I’ve long been a fan of Meshel Laurie’s Australian True Crime podcast, and the 360 view it offers of perpetrators, victims, and the “justice” system. That’s why I was so excited to pick up her book CSI Told You Lies (which my friends at Penguin sent to me for review).
It’s a natural extension of the interviews Laurie does on her podcast, exploring the role of forensic medicine in high-profile Australian crime investigations.
The book is named for the CSI Effect, the unrealistic expectations the general public have of forensic pathology based on that TV show and others like it. Laurie offers the truth to try and counteract that false perception.
Why would anyone choose to do forensic pathology work, to be a victim’s last doctor? Why are they so under-appreciated as crucial links in the chain of justice? What does their work actually involve?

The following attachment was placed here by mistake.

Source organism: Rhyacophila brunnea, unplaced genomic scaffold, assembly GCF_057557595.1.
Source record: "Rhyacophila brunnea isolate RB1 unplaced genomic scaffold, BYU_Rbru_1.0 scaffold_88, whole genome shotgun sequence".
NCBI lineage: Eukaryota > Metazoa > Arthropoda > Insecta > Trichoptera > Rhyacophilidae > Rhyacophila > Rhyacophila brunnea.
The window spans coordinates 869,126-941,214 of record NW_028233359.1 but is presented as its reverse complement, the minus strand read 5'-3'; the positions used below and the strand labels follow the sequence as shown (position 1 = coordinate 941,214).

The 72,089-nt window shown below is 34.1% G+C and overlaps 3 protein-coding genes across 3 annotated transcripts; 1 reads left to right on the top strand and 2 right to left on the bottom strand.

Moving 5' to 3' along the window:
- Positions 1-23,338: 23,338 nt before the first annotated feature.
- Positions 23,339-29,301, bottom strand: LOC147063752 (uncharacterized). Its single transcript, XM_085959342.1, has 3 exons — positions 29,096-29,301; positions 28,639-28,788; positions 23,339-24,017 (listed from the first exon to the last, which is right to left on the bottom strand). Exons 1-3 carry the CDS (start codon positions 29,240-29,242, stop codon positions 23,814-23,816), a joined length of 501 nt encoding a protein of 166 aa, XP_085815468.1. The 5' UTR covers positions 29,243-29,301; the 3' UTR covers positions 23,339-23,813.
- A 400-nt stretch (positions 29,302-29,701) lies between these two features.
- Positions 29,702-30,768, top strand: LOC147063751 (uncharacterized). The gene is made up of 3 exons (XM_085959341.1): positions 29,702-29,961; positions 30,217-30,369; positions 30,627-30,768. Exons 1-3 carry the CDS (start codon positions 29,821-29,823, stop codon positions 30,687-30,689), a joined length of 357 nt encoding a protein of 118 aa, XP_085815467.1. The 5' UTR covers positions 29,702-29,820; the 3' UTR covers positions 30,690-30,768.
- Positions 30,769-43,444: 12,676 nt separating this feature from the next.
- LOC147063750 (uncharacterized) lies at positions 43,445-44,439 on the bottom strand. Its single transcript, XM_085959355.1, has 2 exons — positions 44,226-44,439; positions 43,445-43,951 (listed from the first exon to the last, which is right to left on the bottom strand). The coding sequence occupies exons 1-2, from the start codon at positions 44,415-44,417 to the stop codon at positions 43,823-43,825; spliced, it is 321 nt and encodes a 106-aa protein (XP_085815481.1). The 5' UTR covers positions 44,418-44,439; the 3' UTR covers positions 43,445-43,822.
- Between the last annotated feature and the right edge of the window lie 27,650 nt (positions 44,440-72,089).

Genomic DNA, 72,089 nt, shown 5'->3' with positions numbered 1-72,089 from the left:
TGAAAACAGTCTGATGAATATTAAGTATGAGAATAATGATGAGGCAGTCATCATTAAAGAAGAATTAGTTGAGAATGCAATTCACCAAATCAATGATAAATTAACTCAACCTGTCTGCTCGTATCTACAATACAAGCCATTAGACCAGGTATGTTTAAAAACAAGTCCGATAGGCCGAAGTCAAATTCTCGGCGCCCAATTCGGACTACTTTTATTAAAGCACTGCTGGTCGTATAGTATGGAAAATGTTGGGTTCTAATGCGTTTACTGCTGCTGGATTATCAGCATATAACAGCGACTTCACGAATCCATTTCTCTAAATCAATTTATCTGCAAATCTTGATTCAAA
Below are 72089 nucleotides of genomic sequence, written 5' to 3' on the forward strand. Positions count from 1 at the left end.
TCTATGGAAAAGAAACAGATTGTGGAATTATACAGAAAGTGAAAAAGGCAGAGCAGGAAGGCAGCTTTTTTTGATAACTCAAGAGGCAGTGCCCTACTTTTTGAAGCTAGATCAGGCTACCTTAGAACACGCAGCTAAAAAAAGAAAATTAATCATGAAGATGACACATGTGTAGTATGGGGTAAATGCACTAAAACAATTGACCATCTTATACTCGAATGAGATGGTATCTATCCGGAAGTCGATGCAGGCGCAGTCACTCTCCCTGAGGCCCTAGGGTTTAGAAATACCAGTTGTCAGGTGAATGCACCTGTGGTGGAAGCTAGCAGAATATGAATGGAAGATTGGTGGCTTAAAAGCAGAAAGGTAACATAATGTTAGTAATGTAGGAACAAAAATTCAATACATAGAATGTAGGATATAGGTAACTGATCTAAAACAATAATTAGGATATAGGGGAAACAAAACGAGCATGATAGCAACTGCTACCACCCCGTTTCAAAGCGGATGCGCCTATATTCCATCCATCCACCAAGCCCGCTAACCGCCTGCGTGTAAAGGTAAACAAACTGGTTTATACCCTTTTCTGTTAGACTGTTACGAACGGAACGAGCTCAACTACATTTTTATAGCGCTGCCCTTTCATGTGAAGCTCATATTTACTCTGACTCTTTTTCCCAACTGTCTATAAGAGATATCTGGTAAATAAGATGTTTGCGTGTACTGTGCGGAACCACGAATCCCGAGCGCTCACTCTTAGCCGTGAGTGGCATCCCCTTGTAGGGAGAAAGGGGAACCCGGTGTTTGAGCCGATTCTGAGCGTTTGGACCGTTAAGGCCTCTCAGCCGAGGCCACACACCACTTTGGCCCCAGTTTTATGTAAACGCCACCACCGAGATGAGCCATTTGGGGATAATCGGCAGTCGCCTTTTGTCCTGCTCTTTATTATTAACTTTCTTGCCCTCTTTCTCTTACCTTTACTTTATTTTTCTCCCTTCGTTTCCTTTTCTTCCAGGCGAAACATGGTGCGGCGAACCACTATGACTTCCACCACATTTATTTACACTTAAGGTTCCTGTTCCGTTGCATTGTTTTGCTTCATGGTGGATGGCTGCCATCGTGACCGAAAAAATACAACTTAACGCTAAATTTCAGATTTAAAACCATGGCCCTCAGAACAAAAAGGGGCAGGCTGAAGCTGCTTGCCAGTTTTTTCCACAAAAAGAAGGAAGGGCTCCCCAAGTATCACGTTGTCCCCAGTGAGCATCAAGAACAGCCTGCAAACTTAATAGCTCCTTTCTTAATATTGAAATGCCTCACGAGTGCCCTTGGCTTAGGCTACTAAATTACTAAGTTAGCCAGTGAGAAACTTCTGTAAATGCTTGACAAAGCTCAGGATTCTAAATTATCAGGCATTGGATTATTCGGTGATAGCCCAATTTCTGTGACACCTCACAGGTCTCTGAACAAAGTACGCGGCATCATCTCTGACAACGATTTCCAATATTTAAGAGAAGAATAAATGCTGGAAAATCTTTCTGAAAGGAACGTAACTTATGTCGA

Laurie’s approach makes CSI Told You Lies a de-facto collection of Australian true crime stories told from a different perspective than we’re used to, and I loved it. Some chapters meander, some conversations are tangential, but all are fascinating.
This one is a must-read for Murderinos who love to peek behind the curtain.
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